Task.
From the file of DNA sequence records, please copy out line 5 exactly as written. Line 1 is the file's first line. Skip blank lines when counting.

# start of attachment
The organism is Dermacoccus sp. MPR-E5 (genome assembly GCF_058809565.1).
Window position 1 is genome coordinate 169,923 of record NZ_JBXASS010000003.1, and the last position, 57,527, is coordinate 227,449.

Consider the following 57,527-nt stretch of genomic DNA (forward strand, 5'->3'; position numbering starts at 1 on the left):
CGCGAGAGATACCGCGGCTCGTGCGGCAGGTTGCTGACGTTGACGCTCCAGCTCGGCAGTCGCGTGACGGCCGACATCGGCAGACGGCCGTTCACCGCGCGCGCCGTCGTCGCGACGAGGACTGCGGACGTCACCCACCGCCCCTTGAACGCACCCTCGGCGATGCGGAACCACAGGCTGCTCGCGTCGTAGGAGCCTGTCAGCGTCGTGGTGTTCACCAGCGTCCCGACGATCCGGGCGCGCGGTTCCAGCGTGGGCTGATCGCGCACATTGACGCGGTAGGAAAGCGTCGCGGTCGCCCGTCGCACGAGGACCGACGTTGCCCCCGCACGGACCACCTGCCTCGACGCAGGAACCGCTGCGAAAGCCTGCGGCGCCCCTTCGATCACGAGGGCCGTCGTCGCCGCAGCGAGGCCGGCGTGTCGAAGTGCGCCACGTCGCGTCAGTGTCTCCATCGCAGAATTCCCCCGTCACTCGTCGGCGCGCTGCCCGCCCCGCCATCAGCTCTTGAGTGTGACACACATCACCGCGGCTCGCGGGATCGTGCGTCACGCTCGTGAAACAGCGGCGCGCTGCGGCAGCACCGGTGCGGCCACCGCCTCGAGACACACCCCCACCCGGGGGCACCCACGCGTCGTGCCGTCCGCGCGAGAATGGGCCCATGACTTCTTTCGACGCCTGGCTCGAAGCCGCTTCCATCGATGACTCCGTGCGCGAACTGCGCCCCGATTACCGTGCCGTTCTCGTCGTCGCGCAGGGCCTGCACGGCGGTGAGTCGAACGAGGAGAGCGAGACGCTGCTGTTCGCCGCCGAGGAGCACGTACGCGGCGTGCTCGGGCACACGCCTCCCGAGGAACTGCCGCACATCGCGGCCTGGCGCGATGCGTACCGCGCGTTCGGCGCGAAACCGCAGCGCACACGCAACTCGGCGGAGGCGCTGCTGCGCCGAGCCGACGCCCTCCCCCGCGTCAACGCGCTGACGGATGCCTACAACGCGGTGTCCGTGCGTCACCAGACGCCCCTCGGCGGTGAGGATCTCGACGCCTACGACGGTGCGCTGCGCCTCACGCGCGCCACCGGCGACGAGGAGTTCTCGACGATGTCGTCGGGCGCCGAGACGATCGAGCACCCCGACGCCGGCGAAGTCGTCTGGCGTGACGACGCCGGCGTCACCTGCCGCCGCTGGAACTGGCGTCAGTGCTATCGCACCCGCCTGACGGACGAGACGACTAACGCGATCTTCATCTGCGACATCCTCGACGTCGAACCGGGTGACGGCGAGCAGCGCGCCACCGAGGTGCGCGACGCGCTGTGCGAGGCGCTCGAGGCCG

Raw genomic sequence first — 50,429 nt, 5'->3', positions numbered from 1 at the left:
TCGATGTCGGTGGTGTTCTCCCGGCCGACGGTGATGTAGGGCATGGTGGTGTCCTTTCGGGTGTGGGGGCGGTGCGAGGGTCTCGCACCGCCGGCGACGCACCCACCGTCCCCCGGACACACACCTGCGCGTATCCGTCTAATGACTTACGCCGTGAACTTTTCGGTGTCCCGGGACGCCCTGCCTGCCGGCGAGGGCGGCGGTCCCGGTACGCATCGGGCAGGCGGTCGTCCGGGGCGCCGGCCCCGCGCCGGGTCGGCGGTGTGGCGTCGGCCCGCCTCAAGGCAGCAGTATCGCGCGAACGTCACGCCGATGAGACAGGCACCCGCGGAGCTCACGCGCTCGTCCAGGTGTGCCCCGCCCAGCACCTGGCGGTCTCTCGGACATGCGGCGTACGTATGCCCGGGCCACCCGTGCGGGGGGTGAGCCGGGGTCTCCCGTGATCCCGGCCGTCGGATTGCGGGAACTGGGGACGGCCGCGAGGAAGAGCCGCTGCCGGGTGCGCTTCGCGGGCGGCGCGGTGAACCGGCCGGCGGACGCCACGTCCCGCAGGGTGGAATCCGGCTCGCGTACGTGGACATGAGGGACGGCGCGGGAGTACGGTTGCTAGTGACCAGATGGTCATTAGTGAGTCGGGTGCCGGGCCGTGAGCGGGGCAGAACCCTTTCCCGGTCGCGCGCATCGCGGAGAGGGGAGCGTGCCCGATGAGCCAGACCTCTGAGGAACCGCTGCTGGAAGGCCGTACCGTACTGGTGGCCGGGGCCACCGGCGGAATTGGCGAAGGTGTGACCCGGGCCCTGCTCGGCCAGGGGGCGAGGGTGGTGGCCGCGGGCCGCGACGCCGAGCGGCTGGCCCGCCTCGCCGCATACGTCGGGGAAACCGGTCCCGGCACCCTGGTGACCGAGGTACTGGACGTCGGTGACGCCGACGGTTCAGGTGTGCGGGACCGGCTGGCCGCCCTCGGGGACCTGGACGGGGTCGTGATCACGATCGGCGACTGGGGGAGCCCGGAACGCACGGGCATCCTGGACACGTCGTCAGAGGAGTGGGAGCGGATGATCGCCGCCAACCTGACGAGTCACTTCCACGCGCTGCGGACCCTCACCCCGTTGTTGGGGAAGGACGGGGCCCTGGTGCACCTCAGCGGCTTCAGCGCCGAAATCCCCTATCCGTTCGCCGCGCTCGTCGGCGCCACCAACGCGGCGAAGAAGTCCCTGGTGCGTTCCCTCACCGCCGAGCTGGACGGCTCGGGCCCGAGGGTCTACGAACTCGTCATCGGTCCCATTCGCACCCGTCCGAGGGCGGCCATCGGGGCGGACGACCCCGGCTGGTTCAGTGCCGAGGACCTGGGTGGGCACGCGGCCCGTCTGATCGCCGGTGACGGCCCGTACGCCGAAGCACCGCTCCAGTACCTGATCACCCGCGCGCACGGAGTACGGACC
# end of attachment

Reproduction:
Raw genomic sequence first — 50,429 nt, 5'->3', positions numbered from 1 at the left: